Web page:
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A thought experiment. A person on the Earth has a clock. Another person who also has a clock is in a rocket ship passing the Earth travelling at 50% the speed of light. They synchronise watches as rocket man goes past. Rocket man (1) travels for a year and at that point he encounters another man (2) in a rocket travelling towards Earth at 50% the speed of light. As they pass Rocket Man (2) who also has a clock, sets the date and time to that of Rocket man (1) (information is passed). A year later, as Rocket Man (2) passes the Earth (he doesn't slow down) he compares his clock to that of Earth Man.

According to special relativity Rocket man's clock should be (a lot) slower than Earth man due to the speed travelling. However also under special relativity one should be able to say that it was Earth man (along with the solar system etc) and Rocket Man (1) that were moving, while Rocket man (2) was fixed. Therefore Earth man's clock should be slower.

I had another earlier version of this question which had some naive elements re clocks changing direction so I have tried to avoid any acceleration elements in this formulation.

So the question is how is the apparent paradox that both clocks should be slow resolved ?

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    $\begingroup$ The situation is not symmetric. In frame (1) rocket man 2 is moving at 0.5c and rocket man 3 is moving at -0.5. In frame (2) the Earth is moving at -0.5c and rocket man 3 is moving at -0.8c. In frame (3) the Earth is moving at 0.5c and rocket man 2 is moving at 0.8c. Since there is no symmetry there is no paradox. $\endgroup$ – John Rennie Jan 24 '15 at 7:34
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    $\begingroup$ Avoiding the acceleration of a material object does not avoid the key point that the out-n-back path is not straight in four-space (in any inertial frame of reference). The core feature of this problem is exactly the same as it was before. Draw the space-time diagram. Draw the space-time diagram. Draw the space-time diagram, already! That is the whole resolution of the mis-named paradox. Every time. $\endgroup$ – dmckee Jan 24 '15 at 16:35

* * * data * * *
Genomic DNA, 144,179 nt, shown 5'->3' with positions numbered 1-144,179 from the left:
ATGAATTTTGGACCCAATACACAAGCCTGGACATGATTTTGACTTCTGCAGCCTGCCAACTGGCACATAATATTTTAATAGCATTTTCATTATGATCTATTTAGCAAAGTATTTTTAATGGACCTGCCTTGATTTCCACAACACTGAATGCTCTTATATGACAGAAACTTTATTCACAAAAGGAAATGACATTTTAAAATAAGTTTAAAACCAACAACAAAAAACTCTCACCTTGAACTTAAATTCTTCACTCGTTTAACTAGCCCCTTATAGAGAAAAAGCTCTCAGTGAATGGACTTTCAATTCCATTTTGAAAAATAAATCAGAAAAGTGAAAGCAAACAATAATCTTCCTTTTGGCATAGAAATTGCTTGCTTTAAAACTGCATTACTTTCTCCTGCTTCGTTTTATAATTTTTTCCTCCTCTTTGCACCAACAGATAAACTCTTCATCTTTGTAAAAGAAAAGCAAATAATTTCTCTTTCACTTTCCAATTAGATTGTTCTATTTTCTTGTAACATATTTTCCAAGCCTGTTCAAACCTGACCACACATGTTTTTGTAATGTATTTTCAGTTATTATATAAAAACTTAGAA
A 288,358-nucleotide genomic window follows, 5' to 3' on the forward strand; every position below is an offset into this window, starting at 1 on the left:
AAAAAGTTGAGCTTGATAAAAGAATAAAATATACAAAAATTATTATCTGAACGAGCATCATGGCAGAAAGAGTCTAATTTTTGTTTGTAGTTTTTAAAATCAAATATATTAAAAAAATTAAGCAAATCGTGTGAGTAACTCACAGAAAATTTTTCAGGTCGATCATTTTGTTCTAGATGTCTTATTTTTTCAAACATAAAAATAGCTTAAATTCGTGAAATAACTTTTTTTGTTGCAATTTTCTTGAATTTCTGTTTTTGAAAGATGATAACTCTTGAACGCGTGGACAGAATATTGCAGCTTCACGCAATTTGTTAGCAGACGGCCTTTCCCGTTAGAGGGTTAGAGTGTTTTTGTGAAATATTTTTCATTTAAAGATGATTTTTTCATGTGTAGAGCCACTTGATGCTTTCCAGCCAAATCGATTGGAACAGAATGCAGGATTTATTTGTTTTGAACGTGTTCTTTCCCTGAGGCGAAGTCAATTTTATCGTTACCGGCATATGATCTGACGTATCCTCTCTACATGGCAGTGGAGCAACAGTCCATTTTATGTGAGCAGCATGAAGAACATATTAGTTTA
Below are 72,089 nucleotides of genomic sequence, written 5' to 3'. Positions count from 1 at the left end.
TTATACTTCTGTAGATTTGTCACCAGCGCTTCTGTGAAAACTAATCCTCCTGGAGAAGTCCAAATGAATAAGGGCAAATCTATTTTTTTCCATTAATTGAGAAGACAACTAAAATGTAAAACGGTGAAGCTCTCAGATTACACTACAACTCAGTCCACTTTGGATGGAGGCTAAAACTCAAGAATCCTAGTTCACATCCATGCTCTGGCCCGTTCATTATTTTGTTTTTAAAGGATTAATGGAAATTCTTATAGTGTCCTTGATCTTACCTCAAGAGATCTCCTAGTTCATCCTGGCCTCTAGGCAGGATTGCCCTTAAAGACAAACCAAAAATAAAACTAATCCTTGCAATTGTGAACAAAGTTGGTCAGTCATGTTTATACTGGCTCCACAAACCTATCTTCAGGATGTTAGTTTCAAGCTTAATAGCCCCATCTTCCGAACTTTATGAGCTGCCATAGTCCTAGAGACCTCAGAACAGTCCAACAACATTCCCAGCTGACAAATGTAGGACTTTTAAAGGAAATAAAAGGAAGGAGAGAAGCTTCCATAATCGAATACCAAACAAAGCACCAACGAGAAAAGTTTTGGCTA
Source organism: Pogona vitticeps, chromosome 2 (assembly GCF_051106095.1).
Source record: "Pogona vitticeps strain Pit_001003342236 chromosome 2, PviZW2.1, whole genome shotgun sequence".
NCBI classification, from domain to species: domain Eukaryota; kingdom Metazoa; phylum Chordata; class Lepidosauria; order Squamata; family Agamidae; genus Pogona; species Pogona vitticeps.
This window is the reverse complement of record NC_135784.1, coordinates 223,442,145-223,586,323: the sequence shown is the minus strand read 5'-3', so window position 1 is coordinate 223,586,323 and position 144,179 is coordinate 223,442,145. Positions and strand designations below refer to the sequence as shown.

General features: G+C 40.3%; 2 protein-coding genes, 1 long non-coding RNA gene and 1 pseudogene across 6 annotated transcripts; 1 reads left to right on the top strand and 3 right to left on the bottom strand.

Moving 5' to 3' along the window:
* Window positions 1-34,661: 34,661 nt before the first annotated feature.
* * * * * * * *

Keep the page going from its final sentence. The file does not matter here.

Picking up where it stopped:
• $\begingroup$ I have to admit that the first time through relativity, I did not get the importance of this approach because I had my head all wrapped up in the complexities of the algebra arising from the Lorentz transformation, so let me be explicit in recommending it to beginning students. Accordingly there is much to be said for Tatsu Takeuchi's book. And the drawings are cute, too. $\endgroup$ – dmckee Jan 24 '15 at 16:39
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The basic answer is simple. In the rest frame of Rocket man (2), The Earth clock and the clock of Rocket man (1) are both running slower than his own, but Rocket man (1)'s velocity is even higher than that of the Earth and so the clock of Rocket man (1) is running even slower than that of Earth. Thus, at the moment that Rocket man (2) passes Rocket man (1) and they synchronize clocks, the Earth's clock is already significantly ahead of that of the Rocket clocks, so even though Rocket man (2)'s clock ticks faster for the remainder of the trip, it doesn't manage to catch up with the time on the Earth clock and thus the Earth clock is still ahead when Rocket man (2) reaches Earth.

If that isn't clear, though, I can show how it works in the numerical example you suggested. It's not quite clear from the way you phrased things whether Rocket man (1) meets Rocket man (2) after a year has passed on his own clock, or after a year has passed in the Earth frame (the frame you used to specify his velocity). But let's assume you mean the latter. Then when Rocket man (1) meets Rocket man (2) they will both be $0.5$ light years away from Earth in the Earth frame--let's assume there is some object at rest relative to the Earth there, like an asteroid. And assume Earth clock and the clock of Rocket man (1) were both set to $T=0$ years when they passed, which means when Rocket man (1) reaches this asteroid 1 year later in the Earth frame, his clock reads $T=1 \sqrt{1 - 0.5^2} = 0.8660254$ years. Then rocket man (2) travels back towards Earth for another year in the Earth frame, so the Earth clock reads $T=2$ years and Rocket man (2)'s clock reads $T = 2*0.8660254 = 1.7320508$ years when they meet.